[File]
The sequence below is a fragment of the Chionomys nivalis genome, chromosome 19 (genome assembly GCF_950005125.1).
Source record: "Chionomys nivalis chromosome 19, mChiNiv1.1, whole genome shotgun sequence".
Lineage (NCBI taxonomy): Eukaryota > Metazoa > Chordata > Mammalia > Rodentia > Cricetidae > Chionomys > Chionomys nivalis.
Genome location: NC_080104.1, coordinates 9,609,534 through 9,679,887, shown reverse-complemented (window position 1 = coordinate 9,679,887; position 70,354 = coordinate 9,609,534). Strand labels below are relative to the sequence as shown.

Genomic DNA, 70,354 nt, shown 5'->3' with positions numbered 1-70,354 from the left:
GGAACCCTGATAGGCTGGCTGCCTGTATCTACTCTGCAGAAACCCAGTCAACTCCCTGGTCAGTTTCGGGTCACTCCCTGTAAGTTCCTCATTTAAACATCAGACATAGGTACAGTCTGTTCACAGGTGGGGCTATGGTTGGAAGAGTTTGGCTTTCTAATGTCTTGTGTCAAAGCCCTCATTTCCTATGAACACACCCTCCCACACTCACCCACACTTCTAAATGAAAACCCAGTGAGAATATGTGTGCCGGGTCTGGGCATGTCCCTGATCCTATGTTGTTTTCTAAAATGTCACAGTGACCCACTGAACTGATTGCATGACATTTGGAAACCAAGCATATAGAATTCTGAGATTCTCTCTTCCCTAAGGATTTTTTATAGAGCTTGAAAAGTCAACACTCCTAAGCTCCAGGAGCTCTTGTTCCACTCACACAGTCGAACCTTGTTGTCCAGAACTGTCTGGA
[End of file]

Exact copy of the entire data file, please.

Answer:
The sequence below is a fragment of the Chionomys nivalis genome, chromosome 19 (genome assembly GCF_950005125.1).
Source record: "Chionomys nivalis chromosome 19, mChiNiv1.1, whole genome shotgun sequence".
Lineage (NCBI taxonomy): Eukaryota > Metazoa > Chordata > Mammalia > Rodentia > Cricetidae > Chionomys > Chionomys nivalis.
Genome location: NC_080104.1, coordinates 9,609,534 through 9,679,887, shown reverse-complemented (window position 1 = coordinate 9,679,887; position 70,354 = coordinate 9,609,534). Strand labels below are relative to the sequence as shown.

Genomic DNA, 70,354 nt, shown 5'->3' with positions numbered 1-70,354 from the left:
GGAACCCTGATAGGCTGGCTGCCTGTATCTACTCTGCAGAAACCCAGTCAACTCCCTGGTCAGTTTCGGGTCACTCCCTGTAAGTTCCTCATTTAAACATCAGACATAGGTACAGTCTGTTCACAGGTGGGGCTATGGTTGGAAGAGTTTGGCTTTCTAATGTCTTGTGTCAAAGCCCTCATTTCCTATGAACACACCCTCCCACACTCACCCACACTTCTAAATGAAAACCCAGTGAGAATATGTGTGCCGGGTCTGGGCATGTCCCTGATCCTATGTTGTTTTCTAAAATGTCACAGTGACCCACTGAACTGATTGCATGACATTTGGAAACCAAGCATATAGAATTCTGAGATTCTCTCTTCCCTAAGGATTTTTTATAGAGCTTGAAAAGTCAACACTCCTAAGCTCCAGGAGCTCTTGTTCCACTCACACAGTCGAACCTTGTTGTCCAGAACTGTCTGGA